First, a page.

Korach - 5779
Numbers 16:1 – 18:32
If the first part of the book of Numbers is about making plans to keep things in order, this middle part is about how life gets messy. Last week the Israelites were condemned to 40 years of wandering the in wilderness because they let their fears trump their faith, panicking after the report of the 12 spies. Then, in direct violation of God’s command, they attacked the Canaanites they previously thought of as “giants” and suffered a devastating defeat.
This week a challenger to Moses’ leadership arises. Korach, a member of Moses’ own tribe, attempts to set himself up as the next leader with a two part “stump speech.” First, he describes all of Israel as holy, and suggests that they deserve better than Moses. Second, he accuses Moses of nepotism, imposing his and Aaron’s leadership upon the people (conveniently ignoring God’s role in all of this) and suggests that the people should choose their own leader – one who would be better than Moses (meaning Korach).
Let’s review some facts about what has already happened up to this point. First, before God chose Moses, the Israelites suffered generations of slavery in Egypt. Second, Moses was the reluctant leader of the Israelites, chosen against his wishes by God at the Burning Bush. Third, God demonstrated Divine power and faith with Israel through the Plagues, parting the Reed Sea and the Revelation at Sinai. Fourth, the troubles the Israelites suffered in last week’s portion were a direct result of their own actions, not Moses.
Yet this week, Korach implies that everything is Moses’ fault. And the Israelites listen.
Even after God causes the ground to swallow Korach and his followers alive, the Israelites continue to murmur against Moses. Once again, God decides to the destroy the people, and once again Moses comes to their rescue.
Why does this pattern repeat itself? Why can’t the Israelites seem to grasp the reality of their circumstances?
Last week’s Torah portion explored how fear and other strong negative emotions can distort our perceptions and lead to poor decisions. This week we see how misleading language can be toxic. Korach plays on the fears of the people in his grab for power, but he does something else as well: he uses innuendo to suggest falsehood and spread rumors. The rabbis call this lashon hara, “the evil tongue,” and consider it the worst of all possible sins because of its insidious nature. They understood that even if people only believe half of what they hear, they still believe half of what they hear.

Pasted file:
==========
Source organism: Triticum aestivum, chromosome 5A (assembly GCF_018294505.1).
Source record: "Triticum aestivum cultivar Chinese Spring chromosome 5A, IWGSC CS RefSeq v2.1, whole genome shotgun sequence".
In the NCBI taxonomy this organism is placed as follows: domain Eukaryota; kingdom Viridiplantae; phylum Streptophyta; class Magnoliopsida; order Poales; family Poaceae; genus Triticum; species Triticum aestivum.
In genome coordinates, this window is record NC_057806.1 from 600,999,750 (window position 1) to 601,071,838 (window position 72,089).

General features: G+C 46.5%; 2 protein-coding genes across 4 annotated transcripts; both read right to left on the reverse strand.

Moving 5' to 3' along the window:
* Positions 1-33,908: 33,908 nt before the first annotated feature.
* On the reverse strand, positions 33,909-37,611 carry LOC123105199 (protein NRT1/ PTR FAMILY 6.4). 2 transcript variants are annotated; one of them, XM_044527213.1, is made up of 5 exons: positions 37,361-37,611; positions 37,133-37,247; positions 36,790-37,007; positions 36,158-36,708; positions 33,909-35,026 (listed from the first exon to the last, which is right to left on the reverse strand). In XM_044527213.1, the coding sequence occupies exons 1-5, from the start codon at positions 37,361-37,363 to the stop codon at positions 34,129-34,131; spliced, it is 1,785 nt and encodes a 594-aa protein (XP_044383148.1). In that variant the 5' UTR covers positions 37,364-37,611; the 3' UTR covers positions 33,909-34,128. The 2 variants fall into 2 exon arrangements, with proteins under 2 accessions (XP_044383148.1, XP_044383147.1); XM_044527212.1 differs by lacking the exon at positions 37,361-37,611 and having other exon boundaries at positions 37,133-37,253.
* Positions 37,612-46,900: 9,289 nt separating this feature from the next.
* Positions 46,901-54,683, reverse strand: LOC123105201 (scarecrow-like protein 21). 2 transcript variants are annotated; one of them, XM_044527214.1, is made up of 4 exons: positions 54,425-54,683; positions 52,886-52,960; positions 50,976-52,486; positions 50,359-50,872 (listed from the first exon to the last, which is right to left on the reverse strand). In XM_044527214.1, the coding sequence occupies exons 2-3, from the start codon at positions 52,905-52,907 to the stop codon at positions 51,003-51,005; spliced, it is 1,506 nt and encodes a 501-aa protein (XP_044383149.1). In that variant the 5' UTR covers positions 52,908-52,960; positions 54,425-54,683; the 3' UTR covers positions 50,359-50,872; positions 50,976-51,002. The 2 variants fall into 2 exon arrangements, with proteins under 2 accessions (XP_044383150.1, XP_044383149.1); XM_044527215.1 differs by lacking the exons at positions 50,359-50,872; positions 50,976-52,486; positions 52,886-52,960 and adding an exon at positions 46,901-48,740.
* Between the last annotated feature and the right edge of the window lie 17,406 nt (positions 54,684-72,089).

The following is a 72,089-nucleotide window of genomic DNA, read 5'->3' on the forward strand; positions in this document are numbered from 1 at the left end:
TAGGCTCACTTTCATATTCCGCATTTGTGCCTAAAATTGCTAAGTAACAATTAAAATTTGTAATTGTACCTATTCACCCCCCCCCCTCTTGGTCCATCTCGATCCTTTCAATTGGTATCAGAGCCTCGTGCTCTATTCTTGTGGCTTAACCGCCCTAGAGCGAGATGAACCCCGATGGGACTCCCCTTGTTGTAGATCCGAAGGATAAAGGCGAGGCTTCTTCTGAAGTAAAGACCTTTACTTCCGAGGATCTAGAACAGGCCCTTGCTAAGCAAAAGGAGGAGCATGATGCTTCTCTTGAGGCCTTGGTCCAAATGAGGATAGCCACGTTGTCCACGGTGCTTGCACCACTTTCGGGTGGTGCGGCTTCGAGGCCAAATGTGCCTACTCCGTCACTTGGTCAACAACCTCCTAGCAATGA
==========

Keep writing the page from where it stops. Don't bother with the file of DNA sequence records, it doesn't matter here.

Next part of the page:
I once heard of a psychological study (I think it was done in the 60s or 70s) where a group of public elementary school teachers were told (at random) over the summer break which of their incoming students were good and which were trouble. To the horror of the researchers, the random prediction played out perfectly during the school year, as the teachers subconsciously treated each student according to what they had been told. The experiment was stopped, and the students reassigned, and the results were devastating.
Korach cynically used lashon hara and fear mongering to grab political power. While in other places in the Torah it is acceptable to challenge authority, even God’s authority, Korach is destroyed for his rebellion. The difference is simple and striking. When Abraham and Moses challenge God, they do so on behalf of others and for l’shem hashamayim (for the sake of heaven), not for their own personal gain. They are rewarded, Korach is punished. Torah could not be clearer: leadership is a form of service, not a tool for self-aggrandizement.
Yet, just one day after Korach was killed, the Israelites still repeated his lies and murmured against Moses. Korach’s lies not only brought ruin upon himself but were so insidious that they continued to infect Israel even after his death – obfuscating them from seeing the truth. As Rabbi Samuel ben Nachman put it: “Gossip kills three: the speaker, the spoken of, and the listener.” (BeMidbar Rabbah 19.2)
Some political leaders have followed Korach’s playbook for as long as there have been political leaders. Communities always suffer as a result.
Torah reminds us that the ‘end does not justify the means,’ but that the means determines the end. How we act determines who we become; how we govern ourselves determines who we become as a community.
We cannot leave this lesson unlearned: “When people do not appreciate a good leader, they get a wicked leader.” (Sefer Hasidim 13C, #225)